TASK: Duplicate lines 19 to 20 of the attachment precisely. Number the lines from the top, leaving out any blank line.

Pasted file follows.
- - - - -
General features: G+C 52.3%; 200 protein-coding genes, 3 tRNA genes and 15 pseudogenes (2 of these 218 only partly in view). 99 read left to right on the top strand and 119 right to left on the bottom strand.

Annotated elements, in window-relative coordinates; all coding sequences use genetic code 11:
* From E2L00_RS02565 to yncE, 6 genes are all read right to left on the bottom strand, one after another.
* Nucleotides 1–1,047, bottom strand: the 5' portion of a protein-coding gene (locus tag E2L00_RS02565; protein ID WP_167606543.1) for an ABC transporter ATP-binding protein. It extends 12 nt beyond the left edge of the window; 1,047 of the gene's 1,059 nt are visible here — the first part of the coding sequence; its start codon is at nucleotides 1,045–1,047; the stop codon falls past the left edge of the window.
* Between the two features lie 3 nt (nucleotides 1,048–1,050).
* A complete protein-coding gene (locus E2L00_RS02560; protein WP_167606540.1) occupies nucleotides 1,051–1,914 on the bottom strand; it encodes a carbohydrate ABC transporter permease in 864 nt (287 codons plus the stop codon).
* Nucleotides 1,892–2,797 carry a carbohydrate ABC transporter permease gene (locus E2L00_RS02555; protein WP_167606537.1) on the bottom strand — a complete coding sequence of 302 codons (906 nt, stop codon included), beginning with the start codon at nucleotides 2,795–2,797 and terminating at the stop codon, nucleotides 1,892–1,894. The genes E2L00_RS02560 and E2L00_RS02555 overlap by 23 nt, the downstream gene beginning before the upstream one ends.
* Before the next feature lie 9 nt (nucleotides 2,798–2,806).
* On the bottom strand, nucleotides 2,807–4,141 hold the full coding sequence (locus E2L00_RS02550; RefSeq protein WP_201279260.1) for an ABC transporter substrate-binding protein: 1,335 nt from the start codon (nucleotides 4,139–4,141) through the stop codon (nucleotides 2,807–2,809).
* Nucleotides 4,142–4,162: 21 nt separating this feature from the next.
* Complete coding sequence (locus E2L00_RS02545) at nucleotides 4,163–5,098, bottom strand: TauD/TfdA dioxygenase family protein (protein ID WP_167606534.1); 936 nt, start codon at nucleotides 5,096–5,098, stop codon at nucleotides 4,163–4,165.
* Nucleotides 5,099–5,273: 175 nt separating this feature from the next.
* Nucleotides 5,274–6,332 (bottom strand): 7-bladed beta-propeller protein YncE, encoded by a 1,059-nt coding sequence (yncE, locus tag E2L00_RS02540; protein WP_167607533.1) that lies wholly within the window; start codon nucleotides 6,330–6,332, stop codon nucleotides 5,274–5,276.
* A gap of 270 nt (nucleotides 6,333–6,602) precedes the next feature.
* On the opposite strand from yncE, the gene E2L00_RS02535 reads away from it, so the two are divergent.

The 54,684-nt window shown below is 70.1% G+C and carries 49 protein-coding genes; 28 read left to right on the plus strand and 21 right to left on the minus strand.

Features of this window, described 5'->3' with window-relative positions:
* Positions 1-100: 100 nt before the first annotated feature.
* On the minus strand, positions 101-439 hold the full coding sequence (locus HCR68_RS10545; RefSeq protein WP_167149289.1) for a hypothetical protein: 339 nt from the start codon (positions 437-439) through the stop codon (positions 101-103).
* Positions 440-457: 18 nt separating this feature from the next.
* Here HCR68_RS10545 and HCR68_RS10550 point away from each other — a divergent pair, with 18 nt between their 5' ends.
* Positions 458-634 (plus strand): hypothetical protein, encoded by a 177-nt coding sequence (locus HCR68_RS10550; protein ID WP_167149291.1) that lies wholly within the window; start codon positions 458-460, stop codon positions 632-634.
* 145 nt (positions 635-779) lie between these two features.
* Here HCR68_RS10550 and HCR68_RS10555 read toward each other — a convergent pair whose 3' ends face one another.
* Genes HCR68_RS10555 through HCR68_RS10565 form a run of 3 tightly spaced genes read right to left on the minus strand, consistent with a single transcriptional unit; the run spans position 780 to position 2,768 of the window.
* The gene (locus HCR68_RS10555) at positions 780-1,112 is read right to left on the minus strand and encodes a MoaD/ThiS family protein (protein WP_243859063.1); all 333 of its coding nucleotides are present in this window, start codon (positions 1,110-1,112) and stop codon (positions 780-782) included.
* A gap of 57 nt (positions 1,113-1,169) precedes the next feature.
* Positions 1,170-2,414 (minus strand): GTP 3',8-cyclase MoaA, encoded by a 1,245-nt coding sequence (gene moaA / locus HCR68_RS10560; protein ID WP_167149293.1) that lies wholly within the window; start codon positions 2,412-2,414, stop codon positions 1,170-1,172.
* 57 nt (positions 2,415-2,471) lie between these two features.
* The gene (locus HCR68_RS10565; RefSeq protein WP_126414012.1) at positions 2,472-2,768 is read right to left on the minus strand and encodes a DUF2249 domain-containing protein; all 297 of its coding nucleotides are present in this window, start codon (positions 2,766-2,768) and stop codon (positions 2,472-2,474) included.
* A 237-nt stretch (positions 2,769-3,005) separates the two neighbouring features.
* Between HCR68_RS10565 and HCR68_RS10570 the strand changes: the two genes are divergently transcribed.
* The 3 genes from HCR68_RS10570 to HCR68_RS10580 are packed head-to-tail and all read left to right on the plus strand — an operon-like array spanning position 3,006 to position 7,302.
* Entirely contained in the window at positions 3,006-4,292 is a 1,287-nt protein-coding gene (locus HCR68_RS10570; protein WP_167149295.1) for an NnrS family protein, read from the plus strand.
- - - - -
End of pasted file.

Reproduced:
* On the minus strand, positions 101-439 hold the full coding sequence (locus HCR68_RS10545; RefSeq protein WP_167149289.1) for a hypothetical protein: 339 nt from the start codon (positions 437-439) through the stop codon (positions 101-103).
* Positions 440-457: 18 nt separating this feature from the next.